By Saturday night, Hernández had decided he will not play this season because of COVID-19 concerns.
“I haven’t talked to him directly yet,” Braves manager Brian Snitker said. “He worked out yesterday, threw a side [session], went home, and I found out actually this morning.”
Hernández’s decision came after the Braves announced on Saturday that Freddie Freeman was one of the team’s four players who had tested positive for COVID-19.
Snitker believes the revelations of these positive tests, combined with the challenges players face to adhere to the strict and necessary safety protocols, may have led to Hernández’s decision. The 34-year-old pitcher was set to make a little less than $400,000 if he earned a spot on Atlanta’s roster.
“I think it’s going to be ongoing,” Snitker said. “It’s way, way different. Everybody told us it would be, but until you live it, I don’t think you know it. Guys come in and there are outbreaks. I think it’s only human nature to process these things, because you’ve got family members involved and children. Things like that aren’t a reality until we get here and live it.”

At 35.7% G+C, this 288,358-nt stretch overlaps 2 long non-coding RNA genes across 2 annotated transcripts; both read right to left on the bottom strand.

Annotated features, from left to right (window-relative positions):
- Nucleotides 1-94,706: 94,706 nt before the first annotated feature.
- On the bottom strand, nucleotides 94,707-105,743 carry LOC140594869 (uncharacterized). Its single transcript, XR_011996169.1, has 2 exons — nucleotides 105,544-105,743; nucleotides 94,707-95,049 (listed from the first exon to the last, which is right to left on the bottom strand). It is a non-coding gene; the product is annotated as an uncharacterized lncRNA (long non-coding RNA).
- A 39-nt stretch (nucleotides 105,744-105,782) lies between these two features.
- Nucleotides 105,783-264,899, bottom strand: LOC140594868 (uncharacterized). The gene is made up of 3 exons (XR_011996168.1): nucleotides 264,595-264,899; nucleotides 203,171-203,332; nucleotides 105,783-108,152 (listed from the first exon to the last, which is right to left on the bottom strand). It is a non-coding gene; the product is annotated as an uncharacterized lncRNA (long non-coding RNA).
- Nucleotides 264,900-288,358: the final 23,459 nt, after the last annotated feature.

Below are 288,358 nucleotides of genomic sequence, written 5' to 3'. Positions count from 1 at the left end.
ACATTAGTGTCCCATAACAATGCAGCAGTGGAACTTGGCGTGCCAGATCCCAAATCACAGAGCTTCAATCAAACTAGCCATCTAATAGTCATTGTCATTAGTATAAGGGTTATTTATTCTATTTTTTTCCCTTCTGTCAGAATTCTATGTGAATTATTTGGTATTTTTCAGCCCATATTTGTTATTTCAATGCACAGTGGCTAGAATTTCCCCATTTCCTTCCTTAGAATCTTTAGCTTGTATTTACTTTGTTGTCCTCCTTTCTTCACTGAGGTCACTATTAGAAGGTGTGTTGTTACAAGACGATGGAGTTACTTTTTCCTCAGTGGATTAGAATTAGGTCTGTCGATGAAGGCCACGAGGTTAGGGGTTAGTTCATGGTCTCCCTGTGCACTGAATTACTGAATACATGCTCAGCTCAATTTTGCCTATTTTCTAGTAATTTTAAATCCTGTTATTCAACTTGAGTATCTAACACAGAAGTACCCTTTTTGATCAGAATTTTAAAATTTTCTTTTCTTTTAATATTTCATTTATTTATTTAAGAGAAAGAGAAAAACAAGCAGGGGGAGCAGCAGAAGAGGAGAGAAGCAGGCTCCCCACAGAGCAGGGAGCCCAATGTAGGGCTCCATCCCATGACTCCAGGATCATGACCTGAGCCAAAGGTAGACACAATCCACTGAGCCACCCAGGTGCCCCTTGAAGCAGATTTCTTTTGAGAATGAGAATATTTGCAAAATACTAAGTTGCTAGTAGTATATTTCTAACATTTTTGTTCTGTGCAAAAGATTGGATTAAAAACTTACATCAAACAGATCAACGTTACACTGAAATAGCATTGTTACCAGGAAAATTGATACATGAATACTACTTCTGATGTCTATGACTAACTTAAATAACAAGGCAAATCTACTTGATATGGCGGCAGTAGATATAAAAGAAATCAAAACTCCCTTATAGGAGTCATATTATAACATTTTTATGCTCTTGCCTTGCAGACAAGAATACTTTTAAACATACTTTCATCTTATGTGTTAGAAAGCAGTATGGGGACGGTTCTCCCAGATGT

Hernández signed a Minor League contract in January and was bidding for a spot in Atlanta’s starting rotation. The righty was attempting to extend a successful career that has been beset by injuries over the past few years.
Though he is no longer the overpowering pitcher who won the 2010 AL Cy Young Award and earned six All-Star selections with the Mariners, Hernández showed promise when he allowed just three runs over 13 2/3 innings before Spring Training was shut down in the middle of March.
“He was doing exactly what we had asked him to do, which was get guys out,” Snitker said. “He didn’t do anything to not warrant making our club in the spring.”
With Hernández deciding not to play, there is now an even better chance Sean Newcomb will get work as a starter this year. The Braves' projected rotation now consists of Mike Soroka, Cole Hamels, Mike Foltynewicz, Max Fried and Newcomb.
Even with Hernández out of the picture, the Braves still plan to use a piggyback system with their starting pitchers during the season’s first couple of weeks. This means the starters will be limited to 3-4 innings and be replaced by a reliever, who will be slated to complete 2-3 innings.
"We have plenty of guys,” Snitker said. “We’re going to stretch these guys out with their simulated games, live [batting practices] and intrasquad games. I think our depth is really strong and we can withstand a little.”